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'Big Machine' Churns Out A Twisting Collage Of Crime

I like what Victor LaValle is doing. Let me rephrase. I love what he is doing. His third book — Big Machine — is, itself, a big machine.

Its ambition is epic, characters flawed and unpredictable, plot fantastical. As I read this novel, I realized: I think of myself as possessing a lot of certainty about my politics, my perspectives. This book, however, gives me doubts. And for that reason, you must read this book.

Big Machine is the story of Ricky Rice, a recovering heroin addict, who has been summoned to a mysterious place called the Washburn Library in Vermont. He, along with several other societal misfits nicknamed the Unlikely Scholars, is instructed to peruse archives of newspaper clippings, and to investigate a mysterious Voice that spoke more than 200 years ago to Judah Washburn, the library's founder.

Soon Ricky, joined by his cohort, Adele, is sent to California to seek and assassinate a former Scholar who has broken off from the organization to start a rogue group. As we follow these two on their mission, we learn that Ricky was raised in a religious cult that ultimately committed group suicide, and Adele is a former prostitute who narrowly escaped the machinations of a serial killer.

In LaValle's explorations of faith and skepticism, he suggests that we must believe in something, but he also insists that unquestioning faith is dangerous, too. For example, The Washerwomen, heads of the religion that Ricky's family follows, encourage the children to cultivate a healthy form of skepticism while ironically expecting their unquestioning commitment to the cult.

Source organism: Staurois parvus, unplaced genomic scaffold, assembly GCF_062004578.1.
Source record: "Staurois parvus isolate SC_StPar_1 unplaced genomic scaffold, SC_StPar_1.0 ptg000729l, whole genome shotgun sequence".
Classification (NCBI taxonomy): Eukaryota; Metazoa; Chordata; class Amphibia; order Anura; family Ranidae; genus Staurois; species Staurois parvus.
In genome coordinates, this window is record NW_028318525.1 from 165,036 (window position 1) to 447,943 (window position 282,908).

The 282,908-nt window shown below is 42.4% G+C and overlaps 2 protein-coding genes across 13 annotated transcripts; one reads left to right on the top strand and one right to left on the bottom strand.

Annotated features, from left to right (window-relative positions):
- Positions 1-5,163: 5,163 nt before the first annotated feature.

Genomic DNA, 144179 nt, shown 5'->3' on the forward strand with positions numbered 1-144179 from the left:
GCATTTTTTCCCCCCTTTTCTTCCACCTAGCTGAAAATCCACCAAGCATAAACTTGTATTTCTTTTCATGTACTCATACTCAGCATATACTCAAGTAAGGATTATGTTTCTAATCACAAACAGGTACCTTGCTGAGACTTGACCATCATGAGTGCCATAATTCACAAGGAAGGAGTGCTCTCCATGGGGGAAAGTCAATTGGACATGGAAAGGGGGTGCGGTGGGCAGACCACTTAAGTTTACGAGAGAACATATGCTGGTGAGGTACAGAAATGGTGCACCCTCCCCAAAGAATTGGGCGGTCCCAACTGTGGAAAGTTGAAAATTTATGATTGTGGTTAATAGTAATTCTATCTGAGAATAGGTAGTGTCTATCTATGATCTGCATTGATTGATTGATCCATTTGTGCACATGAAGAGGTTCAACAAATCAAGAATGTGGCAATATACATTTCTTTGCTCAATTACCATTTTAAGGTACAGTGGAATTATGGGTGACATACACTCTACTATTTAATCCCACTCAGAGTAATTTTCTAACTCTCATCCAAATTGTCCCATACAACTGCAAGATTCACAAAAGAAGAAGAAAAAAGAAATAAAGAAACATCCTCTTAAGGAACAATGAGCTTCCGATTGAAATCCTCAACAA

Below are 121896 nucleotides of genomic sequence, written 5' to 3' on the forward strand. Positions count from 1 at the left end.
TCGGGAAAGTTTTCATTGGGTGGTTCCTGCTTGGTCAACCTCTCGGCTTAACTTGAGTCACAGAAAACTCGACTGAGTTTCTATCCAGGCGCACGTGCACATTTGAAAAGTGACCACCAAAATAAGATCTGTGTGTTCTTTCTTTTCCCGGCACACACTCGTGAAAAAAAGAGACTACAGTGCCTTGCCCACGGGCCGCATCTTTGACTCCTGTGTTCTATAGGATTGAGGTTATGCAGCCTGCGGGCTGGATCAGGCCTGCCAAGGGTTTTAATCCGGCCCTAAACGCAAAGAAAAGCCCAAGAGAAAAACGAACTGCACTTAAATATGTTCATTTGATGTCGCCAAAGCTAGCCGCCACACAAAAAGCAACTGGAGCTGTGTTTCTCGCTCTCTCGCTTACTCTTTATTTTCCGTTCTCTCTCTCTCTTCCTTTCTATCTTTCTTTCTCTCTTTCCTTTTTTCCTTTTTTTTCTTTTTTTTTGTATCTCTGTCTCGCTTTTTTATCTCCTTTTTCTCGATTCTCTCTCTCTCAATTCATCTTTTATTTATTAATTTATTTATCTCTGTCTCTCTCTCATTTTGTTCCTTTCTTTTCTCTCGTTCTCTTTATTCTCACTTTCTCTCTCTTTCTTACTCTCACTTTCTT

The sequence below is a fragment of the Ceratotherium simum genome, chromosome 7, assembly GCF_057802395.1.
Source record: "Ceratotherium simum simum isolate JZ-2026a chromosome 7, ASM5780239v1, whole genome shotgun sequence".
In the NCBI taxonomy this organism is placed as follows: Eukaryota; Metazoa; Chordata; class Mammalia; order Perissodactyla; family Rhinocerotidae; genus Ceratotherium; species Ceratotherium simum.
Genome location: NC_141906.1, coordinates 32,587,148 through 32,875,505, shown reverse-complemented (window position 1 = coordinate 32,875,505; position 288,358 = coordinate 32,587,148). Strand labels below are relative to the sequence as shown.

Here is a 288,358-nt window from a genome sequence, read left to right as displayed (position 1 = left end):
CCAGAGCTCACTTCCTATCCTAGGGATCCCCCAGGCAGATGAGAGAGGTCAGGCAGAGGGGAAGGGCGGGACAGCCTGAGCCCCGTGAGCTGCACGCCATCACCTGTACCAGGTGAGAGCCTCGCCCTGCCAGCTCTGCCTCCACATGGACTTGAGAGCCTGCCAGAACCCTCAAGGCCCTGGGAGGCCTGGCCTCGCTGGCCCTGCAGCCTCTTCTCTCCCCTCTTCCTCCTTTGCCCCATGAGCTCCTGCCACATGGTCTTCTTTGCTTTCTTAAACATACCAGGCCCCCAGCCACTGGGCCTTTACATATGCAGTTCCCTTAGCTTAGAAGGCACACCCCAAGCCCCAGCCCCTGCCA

American writers have often struggled with questions of faith. In 1942, Zora Neale Hurston wrote in her autobiography, "you wouldn't think that a person who was born with God in the house would ever have any questions to ask on the subject. But as early as I can remember, I was questing and seeking." LaValle's novel encourages the same thoughtful probing.

As I was reading this book, I saw my daily experiences in a new light. I walk and ride public transportation every day, and I once watched as the contents of a woman's purse spilled onto the floor of the bus as she nodded, drool running from her mouth. I sat there motionlessly while those around me quietly returned her lipstick, bus card and wallet to her purse and placed it back in her lap. Then the passenger beside the sleeping woman nudged her and said, "You alright, sister?" I thought of LaValle's novel at that moment, and I promised myself that next time I would be the one to help.

Dolen Perkins-Valdez is the author of the book, <em>Wench</em>.
/ Gianni Neiveller
Gianni Neiveller
Dolen Perkins-Valdez is the author of the book, Wench.

When a writer of LaValle's skills explores these fundamental questions about faith, we are forced as reader-citizens to examine our own beliefs. What do we believe and what do we doubt? Do we even know? At one point in the novel, a "bum" on a bus yells: "To be an American is to be a believer!" followed by, "But y'all don't even understand what you believe in."

What is literature if not something that inspires us to take a closer, deeper look at ourselves? If this is what great books do — urge us to be our more compassionate selves — then Big Machine should be on our list of must-read books.

You Must Read This is produced and edited by Ellen Silva with production assistance from Rose Friedman and Lacey Mason.

Copyright 2023 NPR. To see more, visit https://www.npr.org.

Dolen Perkins-Valdez

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